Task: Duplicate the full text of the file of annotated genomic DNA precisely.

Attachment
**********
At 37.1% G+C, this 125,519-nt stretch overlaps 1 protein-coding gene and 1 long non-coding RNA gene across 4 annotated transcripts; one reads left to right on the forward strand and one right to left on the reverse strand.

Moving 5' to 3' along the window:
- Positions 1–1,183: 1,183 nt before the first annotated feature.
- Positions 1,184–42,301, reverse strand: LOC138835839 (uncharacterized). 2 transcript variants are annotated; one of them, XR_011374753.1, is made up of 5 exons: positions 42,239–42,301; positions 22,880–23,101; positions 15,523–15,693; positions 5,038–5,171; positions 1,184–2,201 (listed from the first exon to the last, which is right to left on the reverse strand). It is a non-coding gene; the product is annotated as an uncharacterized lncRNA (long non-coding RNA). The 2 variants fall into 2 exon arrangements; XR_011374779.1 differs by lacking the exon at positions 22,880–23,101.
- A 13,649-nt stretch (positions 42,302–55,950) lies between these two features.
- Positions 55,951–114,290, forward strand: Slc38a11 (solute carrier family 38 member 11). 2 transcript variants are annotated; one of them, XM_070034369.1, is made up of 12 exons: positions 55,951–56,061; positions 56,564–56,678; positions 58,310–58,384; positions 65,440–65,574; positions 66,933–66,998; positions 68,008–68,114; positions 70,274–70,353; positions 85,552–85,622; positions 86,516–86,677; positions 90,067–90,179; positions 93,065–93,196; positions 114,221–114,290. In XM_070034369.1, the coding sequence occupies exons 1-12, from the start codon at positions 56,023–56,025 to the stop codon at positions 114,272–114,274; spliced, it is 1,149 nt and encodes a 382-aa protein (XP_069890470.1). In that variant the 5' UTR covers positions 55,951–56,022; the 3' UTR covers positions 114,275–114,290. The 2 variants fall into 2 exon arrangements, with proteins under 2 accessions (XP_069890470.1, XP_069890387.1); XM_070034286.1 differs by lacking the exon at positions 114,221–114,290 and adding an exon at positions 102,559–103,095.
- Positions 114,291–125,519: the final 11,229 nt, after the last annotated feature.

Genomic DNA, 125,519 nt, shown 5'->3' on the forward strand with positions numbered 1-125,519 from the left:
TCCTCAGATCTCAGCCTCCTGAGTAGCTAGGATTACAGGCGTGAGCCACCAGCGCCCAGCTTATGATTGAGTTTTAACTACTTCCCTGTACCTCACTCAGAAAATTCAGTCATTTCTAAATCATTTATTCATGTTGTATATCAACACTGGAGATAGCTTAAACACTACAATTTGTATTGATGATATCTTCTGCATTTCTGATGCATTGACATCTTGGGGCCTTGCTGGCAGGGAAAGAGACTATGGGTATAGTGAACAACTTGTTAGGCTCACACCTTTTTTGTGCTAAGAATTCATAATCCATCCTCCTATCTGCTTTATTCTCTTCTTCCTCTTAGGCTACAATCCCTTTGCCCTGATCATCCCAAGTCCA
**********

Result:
At 37.1% G+C, this 125,519-nt stretch overlaps 1 protein-coding gene and 1 long non-coding RNA gene across 4 annotated transcripts; one reads left to right on the forward strand and one right to left on the reverse strand.

Moving 5' to 3' along the window:
- Positions 1–1,183: 1,183 nt before the first annotated feature.
- Positions 1,184–42,301, reverse strand: LOC138835839 (uncharacterized). 2 transcript variants are annotated; one of them, XR_011374753.1, is made up of 5 exons: positions 42,239–42,301; positions 22,880–23,101; positions 15,523–15,693; positions 5,038–5,171; positions 1,184–2,201 (listed from the first exon to the last, which is right to left on the reverse strand). It is a non-coding gene; the product is annotated as an uncharacterized lncRNA (long non-coding RNA). The 2 variants fall into 2 exon arrangements; XR_011374779.1 differs by lacking the exon at positions 22,880–23,101.
- A 13,649-nt stretch (positions 42,302–55,950) lies between these two features.
- Positions 55,951–114,290, forward strand: Slc38a11 (solute carrier family 38 member 11). 2 transcript variants are annotated; one of them, XM_070034369.1, is made up of 12 exons: positions 55,951–56,061; positions 56,564–56,678; positions 58,310–58,384; positions 65,440–65,574; positions 66,933–66,998; positions 68,008–68,114; positions 70,274–70,353; positions 85,552–85,622; positions 86,516–86,677; positions 90,067–90,179; positions 93,065–93,196; positions 114,221–114,290. In XM_070034369.1, the coding sequence occupies exons 1-12, from the start codon at positions 56,023–56,025 to the stop codon at positions 114,272–114,274; spliced, it is 1,149 nt and encodes a 382-aa protein (XP_069890470.1). In that variant the 5' UTR covers positions 55,951–56,022; the 3' UTR covers positions 114,275–114,290. The 2 variants fall into 2 exon arrangements, with proteins under 2 accessions (XP_069890470.1, XP_069890387.1); XM_070034286.1 differs by lacking the exon at positions 114,221–114,290 and adding an exon at positions 102,559–103,095.
- Positions 114,291–125,519: the final 11,229 nt, after the last annotated feature.

Genomic DNA, 125,519 nt, shown 5'->3' on the forward strand with positions numbered 1-125,519 from the left:
TCCTCAGATCTCAGCCTCCTGAGTAGCTAGGATTACAGGCGTGAGCCACCAGCGCCCAGCTTATGATTGAGTTTTAACTACTTCCCTGTACCTCACTCAGAAAATTCAGTCATTTCTAAATCATTTATTCATGTTGTATATCAACACTGGAGATAGCTTAAACACTACAATTTGTATTGATGATATCTTCTGCATTTCTGATGCATTGACATCTTGGGGCCTTGCTGGCAGGGAAAGAGACTATGGGTATAGTGAACAACTTGTTAGGCTCACACCTTTTTTGTGCTAAGAATTCATAATCCATCCTCCTATCTGCTTTATTCTCTTCTTCCTCTTAGGCTACAATCCCTTTGCCCTGATCATCCCAAGTCCA